Thanks for the information from the Handbook, I had
forgotten all about the book.
----- Original Message -----
Sent: Sunday, July 02, 2000 12:34
Subject: [TexasCzechs] Czech Catholic
I thought you might be interested in this
information about the Catholic
priest that you were inquiring
about. This information was found at the
Let me know if I can help in any other way.
Heinrich Family History
research of the Heinrich family and many other German, Czech,
& Moravian families.
CHROM_IK, JOSEF (1845-1910). Reverend
Joseph Chrom_ik, Czech Catholic
priest and missionary to Texas, was born in
_ep_íne, near Olomouc, Moravia,
to Martin and Marianna Pitschová Chrom_ik.
After attending seminary school
in Olomouc and graduating in 1866, he was
ordained on July 5, 1869, and made
assistant pastor at Lichnov, Moravia, on
August 15, 1869. In 1872 he was
administrator of a parish in Zenklebeu
Stramberka, near Noveho Ji_ína.
Answering a plea of Bishop Claude Dubuis,qv
bishop of Galveston, Father
Chrom_ik was assigned to America, using a
prepaid ticket that was sent by
the people of Fayetteville. He sailed to
Cuba and New Orleans, and arrived
in early December 1872 at Galveston,
where no one greeted him. He made his
way to Ellinger, where the
townspeople took him in and, not knowing
immediately who he was, gave him
food, clothing, a feather bed, and a
pillow. On December 25, 1872, he
arrived at Fayetteville and celebrated his
first Mass on that Christmas
Day. He reestablished St. John's Parish and
built the Chrom_ik School in
1875, after receiving a certificate to teach.
He taught for fifteen
Father Chrom_ik was a linguist, and his knowledge of several
enabled him to represent many nationalities as a community
Because of the difficulty many Czechs had in obtaining life
eastern companies, Chrom_ik suggested establishing an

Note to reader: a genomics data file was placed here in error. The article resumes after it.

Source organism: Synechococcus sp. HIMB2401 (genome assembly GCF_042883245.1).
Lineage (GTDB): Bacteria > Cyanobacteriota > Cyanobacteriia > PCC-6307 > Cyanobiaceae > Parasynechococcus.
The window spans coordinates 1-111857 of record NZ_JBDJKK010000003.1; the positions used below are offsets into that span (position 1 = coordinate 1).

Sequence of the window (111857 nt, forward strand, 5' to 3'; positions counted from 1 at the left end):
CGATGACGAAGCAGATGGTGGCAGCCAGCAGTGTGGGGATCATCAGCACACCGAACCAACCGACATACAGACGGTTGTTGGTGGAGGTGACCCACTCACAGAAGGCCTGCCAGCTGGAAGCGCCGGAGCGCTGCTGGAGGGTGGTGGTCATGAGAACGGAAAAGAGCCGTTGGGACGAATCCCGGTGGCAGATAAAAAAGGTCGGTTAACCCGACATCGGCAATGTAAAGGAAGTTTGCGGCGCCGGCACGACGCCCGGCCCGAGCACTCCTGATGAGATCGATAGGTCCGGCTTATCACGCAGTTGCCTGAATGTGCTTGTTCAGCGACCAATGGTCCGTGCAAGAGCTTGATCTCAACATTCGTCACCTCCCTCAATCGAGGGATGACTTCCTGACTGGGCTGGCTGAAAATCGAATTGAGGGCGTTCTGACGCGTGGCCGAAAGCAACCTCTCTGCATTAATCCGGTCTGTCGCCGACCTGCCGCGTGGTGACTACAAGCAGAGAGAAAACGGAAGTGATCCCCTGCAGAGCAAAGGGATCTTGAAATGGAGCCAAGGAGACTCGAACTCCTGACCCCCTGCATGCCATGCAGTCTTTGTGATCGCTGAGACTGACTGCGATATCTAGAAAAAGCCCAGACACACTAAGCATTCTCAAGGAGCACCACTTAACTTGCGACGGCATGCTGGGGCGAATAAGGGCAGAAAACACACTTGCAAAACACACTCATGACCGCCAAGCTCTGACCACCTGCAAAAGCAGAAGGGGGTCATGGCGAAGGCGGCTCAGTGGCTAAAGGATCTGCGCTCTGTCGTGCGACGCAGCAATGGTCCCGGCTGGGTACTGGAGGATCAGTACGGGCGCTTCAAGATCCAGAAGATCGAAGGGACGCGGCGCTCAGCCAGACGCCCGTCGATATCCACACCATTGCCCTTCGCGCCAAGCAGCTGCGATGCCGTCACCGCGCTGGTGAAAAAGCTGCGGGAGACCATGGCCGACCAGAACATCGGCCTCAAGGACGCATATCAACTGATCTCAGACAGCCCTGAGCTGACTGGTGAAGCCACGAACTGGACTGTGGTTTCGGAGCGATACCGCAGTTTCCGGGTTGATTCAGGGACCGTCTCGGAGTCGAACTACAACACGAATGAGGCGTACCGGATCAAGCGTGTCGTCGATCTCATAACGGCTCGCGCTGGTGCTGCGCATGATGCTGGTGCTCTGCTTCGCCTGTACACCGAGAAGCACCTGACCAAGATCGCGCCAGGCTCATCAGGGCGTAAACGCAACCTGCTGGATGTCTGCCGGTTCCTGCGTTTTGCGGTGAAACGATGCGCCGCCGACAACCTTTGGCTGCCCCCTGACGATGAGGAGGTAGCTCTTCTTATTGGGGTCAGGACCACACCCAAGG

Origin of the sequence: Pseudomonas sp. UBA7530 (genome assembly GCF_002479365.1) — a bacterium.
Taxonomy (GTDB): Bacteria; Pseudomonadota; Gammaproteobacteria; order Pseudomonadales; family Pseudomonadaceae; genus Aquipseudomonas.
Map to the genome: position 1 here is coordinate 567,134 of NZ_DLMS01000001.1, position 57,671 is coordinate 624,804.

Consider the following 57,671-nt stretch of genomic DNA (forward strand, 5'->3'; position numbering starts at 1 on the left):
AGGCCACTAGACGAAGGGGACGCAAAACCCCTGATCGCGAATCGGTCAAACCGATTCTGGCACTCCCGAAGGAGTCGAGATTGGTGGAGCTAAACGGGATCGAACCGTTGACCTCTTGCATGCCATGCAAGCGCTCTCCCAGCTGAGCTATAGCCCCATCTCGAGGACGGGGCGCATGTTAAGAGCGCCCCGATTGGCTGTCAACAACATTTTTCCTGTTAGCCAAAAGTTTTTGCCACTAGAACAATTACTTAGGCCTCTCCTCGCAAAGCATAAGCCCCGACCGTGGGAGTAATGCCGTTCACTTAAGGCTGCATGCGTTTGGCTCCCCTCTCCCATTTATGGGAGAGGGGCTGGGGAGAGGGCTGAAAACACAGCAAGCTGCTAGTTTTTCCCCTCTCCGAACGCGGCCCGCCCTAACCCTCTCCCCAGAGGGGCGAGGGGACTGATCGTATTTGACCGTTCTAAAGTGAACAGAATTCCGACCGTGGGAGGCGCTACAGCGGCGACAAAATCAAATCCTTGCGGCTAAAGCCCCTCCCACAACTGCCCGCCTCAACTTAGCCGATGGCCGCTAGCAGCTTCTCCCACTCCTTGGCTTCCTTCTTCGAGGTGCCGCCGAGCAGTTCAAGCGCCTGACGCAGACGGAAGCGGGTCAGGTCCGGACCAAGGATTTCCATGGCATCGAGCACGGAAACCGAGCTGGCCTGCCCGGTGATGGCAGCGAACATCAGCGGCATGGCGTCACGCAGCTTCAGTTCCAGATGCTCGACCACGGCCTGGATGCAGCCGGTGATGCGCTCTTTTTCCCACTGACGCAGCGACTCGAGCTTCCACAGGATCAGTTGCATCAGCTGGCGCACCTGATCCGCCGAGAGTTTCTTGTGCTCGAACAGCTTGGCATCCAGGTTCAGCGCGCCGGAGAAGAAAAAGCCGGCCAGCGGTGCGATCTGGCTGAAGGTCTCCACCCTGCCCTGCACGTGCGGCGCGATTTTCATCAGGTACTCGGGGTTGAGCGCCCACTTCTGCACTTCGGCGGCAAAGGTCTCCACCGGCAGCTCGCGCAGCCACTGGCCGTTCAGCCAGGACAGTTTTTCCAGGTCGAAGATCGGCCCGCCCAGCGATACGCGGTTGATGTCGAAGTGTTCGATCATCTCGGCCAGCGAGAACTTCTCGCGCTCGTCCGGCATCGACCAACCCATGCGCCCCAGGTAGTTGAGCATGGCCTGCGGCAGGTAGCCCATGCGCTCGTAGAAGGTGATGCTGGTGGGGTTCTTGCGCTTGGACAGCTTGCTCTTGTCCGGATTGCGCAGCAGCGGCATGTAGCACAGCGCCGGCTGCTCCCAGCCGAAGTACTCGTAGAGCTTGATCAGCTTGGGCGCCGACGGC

fraternal group to serve Czech Catholics. On March 24 and 25,
Katolická Jednota Texaská (Czech Catholic Union of Texas) was
Chrom_ik was chaplain of the group from 1890 to 1894, 1896 to
1898, and 1901
to 1910; he was also made director and counselor for life.
In 1994 local
Catholic lodges still carried his name. Father Chrom_ik was a
ecclesiastical judge (for the clergy in ecclesiastical cases). His
trips by buggy or horseback to surrounding communities, including
Bluff, Round Top, Granger, Dubina, and Warrenton, occasionally
treacherous weather, led him to request that passable roads and
between communities be built.
Letters to his homeland encouraged
countrymen to come to the new land, which
he described as a new free world.
He sponsored many families in their
journey to Texas, and on July 1878 he
became a American citizen. In 1894 he
returned to his homeland to celebrate
the twentyfifth anniversary of his
ordination. A celebration was held
with many young children carrying flowers
honoring him. He returned with
priests for new parishes. In 1894 he recorded
218 family names in the area
surrounding Fayetteville. In 1994 a large
number of those surnames still
On July 14, 1909, Chrom_ik celebrated forty years of priesthood.
Peter Houst came to assist him. Chrom_ik died on April 7, 1910, and
buried in the Catholic Cemetery in Fayetteville. On October 19, 1932,
bronze statue of Father Chrom_ik was erected; it was moved southwest of
John's Parish in 1969, where it stood in 1994. Children referred to him
their "Tati_ek," meaning "dear loving father." A Texas historical marker
planned to be dedicated in September 1995, and plans were in progress
reenactment of his arrival at the church in December
BIBLIOGRAPHY: The Czech Texans (San Antonio: University of Texas
of Texan Cultures, 1972). Estelle Hudson and Henry R. Maresh,
of the Southwest (Dallas: South-West, 1934). Frank Lotto,
Her History and Her People (Schulenburg, Texas: Sticker
Steam Press, 1902;
rpt., Austin: University of Texas Press, 1981). Marker
Historical Commission, Austin. Leonie Rummel Weyand and
Houston Wade, An
Early History of Fayette County (La Grange, Texas: La
Grange Journal, 1936).
Carol Jurajda Kitchen
From: Veronica Camarillo [mailto:a1a2@...]
Friday, June 30, 2000 9:40 PM
[TexasCzechs] Re: Little help please
Chromcik married my great-grandparents: Joseph Simicek & Rozina
in 1884. This record was in the St John's Church, Ellinger, TX.
married my great-grandmother and her second husband John
Spalek on August
10, 1891, according to the marriage license J.
Chromcik was pastor of
Good luck in your search,
--- In firstname.lastname@example.org, "Steve Alvarez"
> Hi guys and gals
Joe Chromcheck in Fayetteville. I know he was a pastor of a
church in 1881
because he married a Pavlicek to a Wecheta.
> What church was he
a pastor of ?
> Thanks in advance
> Zaruba, Lastovica,
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